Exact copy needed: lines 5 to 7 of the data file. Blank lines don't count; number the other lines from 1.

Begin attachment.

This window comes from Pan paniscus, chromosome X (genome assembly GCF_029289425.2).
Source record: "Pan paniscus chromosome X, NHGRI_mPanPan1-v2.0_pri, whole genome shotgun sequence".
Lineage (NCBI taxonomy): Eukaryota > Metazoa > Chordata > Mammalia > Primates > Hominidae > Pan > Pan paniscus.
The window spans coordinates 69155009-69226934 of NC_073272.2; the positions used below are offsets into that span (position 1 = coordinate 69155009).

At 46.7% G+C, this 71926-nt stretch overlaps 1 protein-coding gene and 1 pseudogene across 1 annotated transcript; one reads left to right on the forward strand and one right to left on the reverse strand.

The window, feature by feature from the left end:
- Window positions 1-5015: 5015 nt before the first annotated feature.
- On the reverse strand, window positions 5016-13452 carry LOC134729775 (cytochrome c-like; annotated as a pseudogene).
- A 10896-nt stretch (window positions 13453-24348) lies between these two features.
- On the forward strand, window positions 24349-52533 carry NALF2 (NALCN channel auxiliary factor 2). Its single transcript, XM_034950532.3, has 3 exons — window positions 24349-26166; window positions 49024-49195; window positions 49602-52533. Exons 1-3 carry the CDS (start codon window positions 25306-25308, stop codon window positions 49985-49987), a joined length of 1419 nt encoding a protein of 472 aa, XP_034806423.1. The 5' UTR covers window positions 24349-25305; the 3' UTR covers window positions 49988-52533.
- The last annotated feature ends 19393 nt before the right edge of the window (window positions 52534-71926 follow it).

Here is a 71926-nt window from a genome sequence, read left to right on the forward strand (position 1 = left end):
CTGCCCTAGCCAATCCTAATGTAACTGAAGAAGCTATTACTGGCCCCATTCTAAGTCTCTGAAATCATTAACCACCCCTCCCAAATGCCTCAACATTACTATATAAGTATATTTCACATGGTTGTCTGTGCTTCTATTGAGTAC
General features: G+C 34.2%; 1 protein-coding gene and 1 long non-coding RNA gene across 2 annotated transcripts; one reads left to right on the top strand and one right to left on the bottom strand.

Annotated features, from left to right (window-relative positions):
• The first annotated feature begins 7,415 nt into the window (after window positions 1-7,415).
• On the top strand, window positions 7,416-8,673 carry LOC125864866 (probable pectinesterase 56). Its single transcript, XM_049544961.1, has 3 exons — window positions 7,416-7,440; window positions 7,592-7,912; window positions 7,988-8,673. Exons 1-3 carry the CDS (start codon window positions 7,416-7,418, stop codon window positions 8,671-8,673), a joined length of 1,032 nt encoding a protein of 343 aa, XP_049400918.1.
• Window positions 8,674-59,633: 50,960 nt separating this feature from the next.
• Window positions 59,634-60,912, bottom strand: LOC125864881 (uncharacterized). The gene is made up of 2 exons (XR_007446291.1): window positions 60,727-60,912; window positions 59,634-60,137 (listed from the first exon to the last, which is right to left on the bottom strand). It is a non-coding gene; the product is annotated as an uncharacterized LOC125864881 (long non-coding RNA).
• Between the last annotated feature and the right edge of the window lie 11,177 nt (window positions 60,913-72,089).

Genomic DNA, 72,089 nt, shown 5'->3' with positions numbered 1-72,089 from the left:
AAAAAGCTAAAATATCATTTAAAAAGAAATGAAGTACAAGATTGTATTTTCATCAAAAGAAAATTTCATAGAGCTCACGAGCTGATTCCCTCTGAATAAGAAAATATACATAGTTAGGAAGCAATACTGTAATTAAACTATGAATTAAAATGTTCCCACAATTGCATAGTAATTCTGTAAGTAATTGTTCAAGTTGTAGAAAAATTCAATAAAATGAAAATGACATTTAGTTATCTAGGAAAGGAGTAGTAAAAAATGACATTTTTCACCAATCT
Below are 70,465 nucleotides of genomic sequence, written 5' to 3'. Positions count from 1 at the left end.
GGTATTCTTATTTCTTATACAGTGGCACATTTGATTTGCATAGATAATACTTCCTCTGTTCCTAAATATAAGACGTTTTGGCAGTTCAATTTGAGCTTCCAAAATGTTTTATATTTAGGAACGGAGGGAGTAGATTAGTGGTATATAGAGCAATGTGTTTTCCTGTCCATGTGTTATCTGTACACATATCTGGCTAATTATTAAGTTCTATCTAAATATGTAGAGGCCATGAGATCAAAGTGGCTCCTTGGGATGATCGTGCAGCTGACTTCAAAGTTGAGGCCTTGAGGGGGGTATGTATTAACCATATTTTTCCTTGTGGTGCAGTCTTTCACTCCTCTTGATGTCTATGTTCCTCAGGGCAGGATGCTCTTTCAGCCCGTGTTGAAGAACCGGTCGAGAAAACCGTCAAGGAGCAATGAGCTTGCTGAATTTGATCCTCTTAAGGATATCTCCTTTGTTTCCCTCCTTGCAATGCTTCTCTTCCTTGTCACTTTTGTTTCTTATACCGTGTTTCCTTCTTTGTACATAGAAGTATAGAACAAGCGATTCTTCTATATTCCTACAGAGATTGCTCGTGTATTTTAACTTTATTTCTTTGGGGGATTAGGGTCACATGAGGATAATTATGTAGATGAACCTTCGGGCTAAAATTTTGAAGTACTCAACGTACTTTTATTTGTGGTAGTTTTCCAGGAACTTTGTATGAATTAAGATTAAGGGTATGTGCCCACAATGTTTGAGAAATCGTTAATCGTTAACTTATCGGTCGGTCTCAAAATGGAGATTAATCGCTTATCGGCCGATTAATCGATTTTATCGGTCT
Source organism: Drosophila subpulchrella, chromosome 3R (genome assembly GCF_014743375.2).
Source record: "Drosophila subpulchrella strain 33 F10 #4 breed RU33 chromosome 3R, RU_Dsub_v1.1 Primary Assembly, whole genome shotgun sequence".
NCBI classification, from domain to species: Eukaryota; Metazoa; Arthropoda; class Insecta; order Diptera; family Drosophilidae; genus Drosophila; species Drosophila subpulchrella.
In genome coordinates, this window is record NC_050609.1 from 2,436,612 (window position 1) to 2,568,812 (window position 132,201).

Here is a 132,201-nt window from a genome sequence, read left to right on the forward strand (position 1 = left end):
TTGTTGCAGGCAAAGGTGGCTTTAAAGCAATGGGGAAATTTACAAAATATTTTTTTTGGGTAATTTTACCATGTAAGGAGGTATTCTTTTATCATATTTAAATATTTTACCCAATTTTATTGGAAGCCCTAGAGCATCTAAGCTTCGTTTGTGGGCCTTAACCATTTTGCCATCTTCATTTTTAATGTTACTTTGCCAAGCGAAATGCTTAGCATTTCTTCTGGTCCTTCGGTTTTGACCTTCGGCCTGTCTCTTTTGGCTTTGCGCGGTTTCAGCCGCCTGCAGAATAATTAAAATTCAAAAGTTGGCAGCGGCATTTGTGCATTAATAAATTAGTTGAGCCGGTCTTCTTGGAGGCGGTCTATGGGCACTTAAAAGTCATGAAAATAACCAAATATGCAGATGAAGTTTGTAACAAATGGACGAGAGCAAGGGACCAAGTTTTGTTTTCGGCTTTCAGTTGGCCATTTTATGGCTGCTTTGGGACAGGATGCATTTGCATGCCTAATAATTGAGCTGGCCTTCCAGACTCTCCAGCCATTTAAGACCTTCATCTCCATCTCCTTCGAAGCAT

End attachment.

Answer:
At 46.7% G+C, this 71926-nt stretch overlaps 1 protein-coding gene and 1 pseudogene across 1 annotated transcript; one reads left to right on the forward strand and one right to left on the reverse strand.

The window, feature by feature from the left end:
- Window positions 1-5015: 5015 nt before the first annotated feature.